Non-selective voltage-activated cation channel in the human red blood cell membrane. (1/66)

Using the patch-clamp technique, a non-selective voltage-activated Na+ and K+ channel in the human red blood cell membrane was found. The channel operates only at positive membrane potentials from about +30 mV (inside positive) onwards. For sodium and potassium ions, similar conductances of about 21 pS were determined. Together with the recently described K+(Na+)/H+ exchanger, this channel is responsible for the increase of residual K+ and Na+ fluxes across the human red blood cell membrane when the cells are suspended in low ionic strength medium.  (+info)

Different foci for the regulation of the activity of the KefB and KefC glutathione-gated K+ efflux systems. (2/66)

KefB and KefC are glutathione-gated K+ efflux systems in Escherichia coli, and the proteins exhibit strong similarity at the level of both primary sequence and domain organization. The proteins are maintained closed by glutathione and are activated by binding of adducts formed between glutathione and electrophiles. By construction of equivalent mutations in each protein, this study has analyzed the control over inactive state of the proteins. A UV-induced mutation in KefB, L75S, causes rapid spontaneous K+ efflux but has only a minor effect on K+ efflux via KefC. Similarly amino acid substitutions that cause increased spontaneous activity in KefC have only small effects in KefB. Exchange of an eight amino acid region from KefC (HALESDIE) with the equivalent sequence from KefB (HELETAID) has identified a role for a group of acidic residues in controlling KefC activity. The mutations HELETAID and L74S in KefC act synergistically, and the activity of the resultant protein resembles that of KefB. We conclude that, despite the high degree of sequence similarity, KefB and KefC exhibit different sensitivities to the same site-specific mutations.  (+info)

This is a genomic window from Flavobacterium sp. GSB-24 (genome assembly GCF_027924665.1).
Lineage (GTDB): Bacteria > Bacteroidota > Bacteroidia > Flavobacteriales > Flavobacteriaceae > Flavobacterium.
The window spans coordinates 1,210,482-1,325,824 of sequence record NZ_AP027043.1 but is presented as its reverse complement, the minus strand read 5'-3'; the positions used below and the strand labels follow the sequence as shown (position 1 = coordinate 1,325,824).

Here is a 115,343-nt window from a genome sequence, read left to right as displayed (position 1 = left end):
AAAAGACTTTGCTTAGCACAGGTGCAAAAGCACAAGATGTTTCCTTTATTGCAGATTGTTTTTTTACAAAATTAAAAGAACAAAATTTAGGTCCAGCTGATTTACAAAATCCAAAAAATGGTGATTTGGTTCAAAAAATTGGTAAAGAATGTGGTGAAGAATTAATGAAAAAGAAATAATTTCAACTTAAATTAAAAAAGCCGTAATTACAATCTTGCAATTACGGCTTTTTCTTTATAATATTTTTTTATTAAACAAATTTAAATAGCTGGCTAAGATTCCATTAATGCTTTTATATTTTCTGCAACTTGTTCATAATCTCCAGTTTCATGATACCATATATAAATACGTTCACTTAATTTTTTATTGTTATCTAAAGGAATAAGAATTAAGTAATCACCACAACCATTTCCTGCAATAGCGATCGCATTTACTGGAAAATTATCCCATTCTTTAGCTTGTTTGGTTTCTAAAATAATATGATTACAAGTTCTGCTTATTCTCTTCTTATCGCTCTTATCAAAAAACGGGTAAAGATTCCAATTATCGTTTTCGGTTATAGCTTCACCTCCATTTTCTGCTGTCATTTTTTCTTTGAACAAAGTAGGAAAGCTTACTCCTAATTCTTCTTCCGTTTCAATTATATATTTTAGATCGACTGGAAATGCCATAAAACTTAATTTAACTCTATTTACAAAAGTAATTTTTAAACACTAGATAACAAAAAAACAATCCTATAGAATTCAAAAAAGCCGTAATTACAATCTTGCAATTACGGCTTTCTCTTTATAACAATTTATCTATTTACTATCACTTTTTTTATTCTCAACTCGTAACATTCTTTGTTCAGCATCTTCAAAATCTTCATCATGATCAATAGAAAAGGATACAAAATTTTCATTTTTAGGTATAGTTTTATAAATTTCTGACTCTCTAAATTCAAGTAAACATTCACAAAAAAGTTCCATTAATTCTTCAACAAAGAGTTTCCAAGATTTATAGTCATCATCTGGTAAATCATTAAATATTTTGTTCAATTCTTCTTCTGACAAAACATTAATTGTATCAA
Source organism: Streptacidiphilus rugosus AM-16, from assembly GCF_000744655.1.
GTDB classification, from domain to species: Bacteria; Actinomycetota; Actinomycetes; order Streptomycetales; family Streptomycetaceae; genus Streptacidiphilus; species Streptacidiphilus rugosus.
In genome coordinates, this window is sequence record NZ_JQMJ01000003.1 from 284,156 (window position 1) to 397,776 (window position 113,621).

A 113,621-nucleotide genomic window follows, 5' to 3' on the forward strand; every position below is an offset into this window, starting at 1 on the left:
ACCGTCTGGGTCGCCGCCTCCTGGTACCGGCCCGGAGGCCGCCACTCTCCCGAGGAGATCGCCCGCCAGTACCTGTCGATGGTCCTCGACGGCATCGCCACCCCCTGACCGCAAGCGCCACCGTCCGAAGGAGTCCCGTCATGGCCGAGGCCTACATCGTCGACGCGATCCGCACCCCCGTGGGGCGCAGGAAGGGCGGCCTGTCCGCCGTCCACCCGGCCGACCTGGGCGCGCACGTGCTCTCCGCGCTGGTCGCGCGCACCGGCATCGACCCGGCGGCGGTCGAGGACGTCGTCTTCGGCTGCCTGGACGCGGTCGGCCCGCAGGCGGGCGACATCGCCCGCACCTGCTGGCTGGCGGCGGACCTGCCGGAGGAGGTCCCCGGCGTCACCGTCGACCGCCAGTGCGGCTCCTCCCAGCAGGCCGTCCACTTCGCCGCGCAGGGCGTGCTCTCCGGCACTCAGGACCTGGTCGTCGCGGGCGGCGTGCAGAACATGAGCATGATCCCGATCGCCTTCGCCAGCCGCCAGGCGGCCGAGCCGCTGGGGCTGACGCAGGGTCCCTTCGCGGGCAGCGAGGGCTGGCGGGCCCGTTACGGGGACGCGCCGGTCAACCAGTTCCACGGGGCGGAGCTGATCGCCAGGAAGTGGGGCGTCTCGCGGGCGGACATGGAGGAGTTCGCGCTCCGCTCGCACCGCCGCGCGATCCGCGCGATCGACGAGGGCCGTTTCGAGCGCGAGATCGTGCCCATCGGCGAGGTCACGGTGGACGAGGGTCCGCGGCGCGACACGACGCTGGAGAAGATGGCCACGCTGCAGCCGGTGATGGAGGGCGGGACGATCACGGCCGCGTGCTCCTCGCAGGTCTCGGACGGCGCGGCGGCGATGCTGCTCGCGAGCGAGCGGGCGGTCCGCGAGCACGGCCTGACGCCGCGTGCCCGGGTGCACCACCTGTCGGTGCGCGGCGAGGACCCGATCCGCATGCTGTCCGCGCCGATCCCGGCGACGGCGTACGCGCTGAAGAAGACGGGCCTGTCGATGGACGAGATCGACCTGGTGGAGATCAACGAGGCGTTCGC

Potassium ion efflux induced by cationic compounds in yeast. (3/66)

Potassium efflux in yeast induced by several cationic compounds showed different characteristics. All of the observed efflux required glucose as substrate at the concentrations used. For most of them, the phenomenon required binding of the cationic compound to the cell surface and increased with the negative cell surface charge, and for all the compounds tested, it depended on a metabolizable substrate. Efflux induced with terbium chloride appeared more likely due to the function of a K+/H+ antiporter. With DEAE-dextran and dihydrostreptomycin, potassium efflux was dependent on the cell potassium content and was also sensitive to osmotic changes of the medium. DEAE-dextran-provoked efflux was not due to cell disruption. Dihydrostreptomycin seemed to activate a potassium efflux system which could not be studied in isolation, but its inhibition of potassium uptake may also be involved. Except for cells treated with ethidium bromide, no appreciable cell disruption was observed. The potassium efflux observed appears to be a membrane phenomenon reversible after washing with magnesium chloride.  (+info)